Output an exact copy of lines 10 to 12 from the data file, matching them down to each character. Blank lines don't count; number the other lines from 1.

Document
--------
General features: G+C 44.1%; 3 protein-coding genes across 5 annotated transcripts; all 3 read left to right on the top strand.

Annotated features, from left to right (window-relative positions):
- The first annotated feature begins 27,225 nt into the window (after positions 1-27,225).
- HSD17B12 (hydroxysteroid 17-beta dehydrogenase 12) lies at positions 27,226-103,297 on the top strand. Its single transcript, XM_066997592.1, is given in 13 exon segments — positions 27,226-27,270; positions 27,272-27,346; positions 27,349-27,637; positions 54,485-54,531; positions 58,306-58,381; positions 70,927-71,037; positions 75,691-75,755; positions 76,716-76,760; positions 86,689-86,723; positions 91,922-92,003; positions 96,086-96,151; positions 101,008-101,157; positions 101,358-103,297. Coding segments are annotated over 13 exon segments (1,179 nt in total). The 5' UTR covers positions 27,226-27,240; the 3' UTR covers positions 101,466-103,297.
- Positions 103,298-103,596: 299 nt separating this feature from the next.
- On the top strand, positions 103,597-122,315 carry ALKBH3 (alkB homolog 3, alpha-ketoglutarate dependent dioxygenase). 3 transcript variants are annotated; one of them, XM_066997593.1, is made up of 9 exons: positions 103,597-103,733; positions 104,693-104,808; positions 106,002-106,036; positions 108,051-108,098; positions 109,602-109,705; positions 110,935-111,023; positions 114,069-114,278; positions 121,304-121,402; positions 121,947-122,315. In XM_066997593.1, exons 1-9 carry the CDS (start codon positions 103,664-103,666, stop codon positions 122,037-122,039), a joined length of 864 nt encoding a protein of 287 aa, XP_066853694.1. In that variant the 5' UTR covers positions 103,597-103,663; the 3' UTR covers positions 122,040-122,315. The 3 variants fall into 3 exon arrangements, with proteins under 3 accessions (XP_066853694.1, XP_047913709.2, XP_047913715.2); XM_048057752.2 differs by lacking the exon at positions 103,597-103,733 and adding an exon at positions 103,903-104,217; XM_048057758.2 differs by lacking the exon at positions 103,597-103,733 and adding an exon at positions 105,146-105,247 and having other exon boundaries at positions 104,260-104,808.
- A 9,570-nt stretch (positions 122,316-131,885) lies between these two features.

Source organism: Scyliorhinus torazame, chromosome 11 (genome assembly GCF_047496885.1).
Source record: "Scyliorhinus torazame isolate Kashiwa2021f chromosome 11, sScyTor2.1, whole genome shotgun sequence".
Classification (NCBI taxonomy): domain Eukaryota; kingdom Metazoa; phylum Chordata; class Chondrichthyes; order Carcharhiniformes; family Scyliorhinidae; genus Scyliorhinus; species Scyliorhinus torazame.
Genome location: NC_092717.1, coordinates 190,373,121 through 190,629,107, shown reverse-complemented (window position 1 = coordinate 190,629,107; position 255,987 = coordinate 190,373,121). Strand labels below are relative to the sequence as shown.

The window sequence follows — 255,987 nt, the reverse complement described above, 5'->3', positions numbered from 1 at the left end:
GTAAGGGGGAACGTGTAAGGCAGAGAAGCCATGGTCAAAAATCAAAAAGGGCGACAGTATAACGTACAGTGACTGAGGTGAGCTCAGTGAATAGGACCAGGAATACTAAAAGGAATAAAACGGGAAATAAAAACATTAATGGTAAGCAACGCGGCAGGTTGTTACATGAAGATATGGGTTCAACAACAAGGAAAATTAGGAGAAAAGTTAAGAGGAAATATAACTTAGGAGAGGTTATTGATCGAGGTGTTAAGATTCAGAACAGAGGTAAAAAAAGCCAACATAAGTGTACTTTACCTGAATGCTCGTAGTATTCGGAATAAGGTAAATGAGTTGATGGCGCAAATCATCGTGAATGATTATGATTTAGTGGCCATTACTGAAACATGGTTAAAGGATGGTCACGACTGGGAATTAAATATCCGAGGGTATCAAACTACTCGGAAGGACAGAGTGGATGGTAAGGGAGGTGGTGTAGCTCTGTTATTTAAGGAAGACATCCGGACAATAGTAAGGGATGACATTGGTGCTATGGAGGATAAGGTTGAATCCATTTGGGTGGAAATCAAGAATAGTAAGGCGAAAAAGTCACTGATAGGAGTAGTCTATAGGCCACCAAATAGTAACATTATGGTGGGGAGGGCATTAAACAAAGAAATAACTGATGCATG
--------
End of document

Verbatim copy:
Classification (NCBI taxonomy): domain Eukaryota; kingdom Metazoa; phylum Chordata; class Chondrichthyes; order Carcharhiniformes; family Scyliorhinidae; genus Scyliorhinus; species Scyliorhinus torazame.
Genome location: NC_092717.1, coordinates 190,373,121 through 190,629,107, shown reverse-complemented (window position 1 = coordinate 190,629,107; position 255,987 = coordinate 190,373,121). Strand labels below are relative to the sequence as shown.

The window sequence follows — 255,987 nt, the reverse complement described above, 5'->3', positions numbered from 1 at the left end: